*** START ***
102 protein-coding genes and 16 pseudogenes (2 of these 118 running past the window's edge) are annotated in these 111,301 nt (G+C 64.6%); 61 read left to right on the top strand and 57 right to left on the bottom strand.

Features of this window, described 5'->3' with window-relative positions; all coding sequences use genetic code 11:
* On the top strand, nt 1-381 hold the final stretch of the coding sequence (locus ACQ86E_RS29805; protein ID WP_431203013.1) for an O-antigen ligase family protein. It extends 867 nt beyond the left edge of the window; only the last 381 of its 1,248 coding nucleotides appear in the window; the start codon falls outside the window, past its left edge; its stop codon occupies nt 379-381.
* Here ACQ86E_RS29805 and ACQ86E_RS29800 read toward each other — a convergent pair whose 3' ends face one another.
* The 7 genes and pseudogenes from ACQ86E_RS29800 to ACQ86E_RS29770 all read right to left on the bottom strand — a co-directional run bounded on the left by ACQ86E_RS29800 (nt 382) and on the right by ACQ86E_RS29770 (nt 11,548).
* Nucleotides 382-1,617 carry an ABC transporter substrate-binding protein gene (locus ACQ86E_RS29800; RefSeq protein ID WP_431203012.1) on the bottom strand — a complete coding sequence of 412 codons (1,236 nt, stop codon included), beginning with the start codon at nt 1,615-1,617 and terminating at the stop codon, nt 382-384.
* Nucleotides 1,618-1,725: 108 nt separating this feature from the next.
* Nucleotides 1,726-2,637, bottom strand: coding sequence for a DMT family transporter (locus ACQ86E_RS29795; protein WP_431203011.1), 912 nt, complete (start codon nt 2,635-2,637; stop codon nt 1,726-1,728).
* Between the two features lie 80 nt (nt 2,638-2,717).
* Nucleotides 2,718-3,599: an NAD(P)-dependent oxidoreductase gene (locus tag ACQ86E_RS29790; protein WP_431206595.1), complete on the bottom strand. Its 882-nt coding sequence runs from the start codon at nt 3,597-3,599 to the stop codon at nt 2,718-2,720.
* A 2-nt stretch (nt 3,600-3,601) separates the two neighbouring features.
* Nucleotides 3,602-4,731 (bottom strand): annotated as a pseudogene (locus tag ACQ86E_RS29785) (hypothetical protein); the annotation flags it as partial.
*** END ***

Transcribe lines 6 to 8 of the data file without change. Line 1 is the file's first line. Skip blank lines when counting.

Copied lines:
* Nucleotides 382-1,617 carry an ABC transporter substrate-binding protein gene (locus ACQ86E_RS29800; RefSeq protein ID WP_431203012.1) on the bottom strand — a complete coding sequence of 412 codons (1,236 nt, stop codon included), beginning with the start codon at nt 1,615-1,617 and terminating at the stop codon, nt 382-384.
* Nucleotides 1,618-1,725: 108 nt separating this feature from the next.
* Nucleotides 1,726-2,637, bottom strand: coding sequence for a DMT family transporter (locus ACQ86E_RS29795; protein WP_431203011.1), 912 nt, complete (start codon nt 2,635-2,637; stop codon nt 1,726-1,728).